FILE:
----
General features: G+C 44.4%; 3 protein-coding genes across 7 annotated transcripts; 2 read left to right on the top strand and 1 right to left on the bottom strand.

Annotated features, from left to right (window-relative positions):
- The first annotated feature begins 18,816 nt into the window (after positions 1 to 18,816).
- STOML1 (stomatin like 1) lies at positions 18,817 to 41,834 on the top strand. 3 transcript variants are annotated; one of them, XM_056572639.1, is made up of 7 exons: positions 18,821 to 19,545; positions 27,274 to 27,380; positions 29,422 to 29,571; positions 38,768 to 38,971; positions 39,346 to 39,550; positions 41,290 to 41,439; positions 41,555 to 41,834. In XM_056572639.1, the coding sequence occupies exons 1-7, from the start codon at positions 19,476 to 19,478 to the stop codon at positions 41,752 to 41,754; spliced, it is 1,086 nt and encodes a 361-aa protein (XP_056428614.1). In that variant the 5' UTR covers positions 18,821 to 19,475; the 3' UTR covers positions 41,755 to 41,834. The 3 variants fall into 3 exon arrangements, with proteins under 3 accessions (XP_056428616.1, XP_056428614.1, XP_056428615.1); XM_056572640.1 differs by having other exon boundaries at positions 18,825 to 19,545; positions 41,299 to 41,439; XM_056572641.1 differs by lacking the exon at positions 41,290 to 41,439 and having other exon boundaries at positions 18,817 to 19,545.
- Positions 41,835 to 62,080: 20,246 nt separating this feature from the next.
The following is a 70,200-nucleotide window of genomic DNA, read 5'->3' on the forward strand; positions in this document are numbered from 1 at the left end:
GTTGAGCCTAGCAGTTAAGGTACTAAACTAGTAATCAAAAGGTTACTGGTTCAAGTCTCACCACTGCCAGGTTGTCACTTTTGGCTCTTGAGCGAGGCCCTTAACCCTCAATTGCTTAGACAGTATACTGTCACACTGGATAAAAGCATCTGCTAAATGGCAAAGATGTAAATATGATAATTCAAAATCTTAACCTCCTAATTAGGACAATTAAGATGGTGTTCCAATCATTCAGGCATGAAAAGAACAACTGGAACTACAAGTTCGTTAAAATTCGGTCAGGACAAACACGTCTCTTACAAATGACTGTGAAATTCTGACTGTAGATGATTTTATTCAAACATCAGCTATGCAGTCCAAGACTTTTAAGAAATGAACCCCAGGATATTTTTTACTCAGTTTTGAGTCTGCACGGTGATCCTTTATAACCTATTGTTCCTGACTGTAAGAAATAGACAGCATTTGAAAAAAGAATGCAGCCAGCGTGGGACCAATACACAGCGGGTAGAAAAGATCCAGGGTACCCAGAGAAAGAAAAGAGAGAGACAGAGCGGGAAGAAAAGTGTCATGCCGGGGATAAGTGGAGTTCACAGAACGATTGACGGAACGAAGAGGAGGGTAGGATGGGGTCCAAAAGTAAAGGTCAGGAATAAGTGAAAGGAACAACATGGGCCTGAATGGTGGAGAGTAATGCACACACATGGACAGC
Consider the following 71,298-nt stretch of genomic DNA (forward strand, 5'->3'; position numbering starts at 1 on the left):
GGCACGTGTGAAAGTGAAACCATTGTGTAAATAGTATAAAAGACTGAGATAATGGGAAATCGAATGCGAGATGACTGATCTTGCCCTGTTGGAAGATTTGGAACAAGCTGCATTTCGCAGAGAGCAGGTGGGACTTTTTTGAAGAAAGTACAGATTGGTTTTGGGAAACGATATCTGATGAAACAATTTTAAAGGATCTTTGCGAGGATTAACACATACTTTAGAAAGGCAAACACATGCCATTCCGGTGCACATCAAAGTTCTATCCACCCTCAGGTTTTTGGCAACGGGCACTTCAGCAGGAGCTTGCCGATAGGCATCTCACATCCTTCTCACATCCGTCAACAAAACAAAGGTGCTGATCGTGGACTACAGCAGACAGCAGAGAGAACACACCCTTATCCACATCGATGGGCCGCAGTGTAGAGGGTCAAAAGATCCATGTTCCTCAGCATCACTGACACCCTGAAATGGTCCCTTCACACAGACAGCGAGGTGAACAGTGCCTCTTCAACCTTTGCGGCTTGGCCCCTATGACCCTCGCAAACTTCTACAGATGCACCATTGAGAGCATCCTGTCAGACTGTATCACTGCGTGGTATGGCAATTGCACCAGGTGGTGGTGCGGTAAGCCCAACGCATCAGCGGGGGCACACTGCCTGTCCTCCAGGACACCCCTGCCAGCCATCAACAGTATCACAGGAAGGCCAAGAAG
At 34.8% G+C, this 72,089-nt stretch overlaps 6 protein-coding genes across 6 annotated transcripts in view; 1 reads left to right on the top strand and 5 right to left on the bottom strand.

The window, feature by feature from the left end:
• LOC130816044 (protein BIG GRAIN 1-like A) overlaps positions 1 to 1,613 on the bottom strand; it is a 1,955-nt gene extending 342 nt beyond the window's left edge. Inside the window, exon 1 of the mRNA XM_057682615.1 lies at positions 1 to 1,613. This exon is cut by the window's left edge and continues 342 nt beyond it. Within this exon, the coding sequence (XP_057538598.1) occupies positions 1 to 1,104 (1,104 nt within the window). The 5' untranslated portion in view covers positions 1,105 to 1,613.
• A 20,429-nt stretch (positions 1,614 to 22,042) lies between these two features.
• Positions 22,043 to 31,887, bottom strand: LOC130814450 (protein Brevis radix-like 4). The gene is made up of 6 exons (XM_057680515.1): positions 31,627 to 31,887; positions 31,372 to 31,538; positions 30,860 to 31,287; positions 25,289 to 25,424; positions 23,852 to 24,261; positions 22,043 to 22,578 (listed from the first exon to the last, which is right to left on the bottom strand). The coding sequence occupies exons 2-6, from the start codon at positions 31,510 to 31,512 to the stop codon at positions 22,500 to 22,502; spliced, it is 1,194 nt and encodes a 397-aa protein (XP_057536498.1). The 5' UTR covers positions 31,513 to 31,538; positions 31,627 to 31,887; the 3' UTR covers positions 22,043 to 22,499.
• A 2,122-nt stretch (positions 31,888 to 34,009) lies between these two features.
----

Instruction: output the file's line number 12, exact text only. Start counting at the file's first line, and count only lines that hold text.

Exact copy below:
• LOC130816044 (protein BIG GRAIN 1-like A) overlaps positions 1 to 1,613 on the bottom strand; it is a 1,955-nt gene extending 342 nt beyond the window's left edge. Inside the window, exon 1 of the mRNA XM_057682615.1 lies at positions 1 to 1,613. This exon is cut by the window's left edge and continues 342 nt beyond it. Within this exon, the coding sequence (XP_057538598.1) occupies positions 1 to 1,104 (1,104 nt within the window). The 5' untranslated portion in view covers positions 1,105 to 1,613.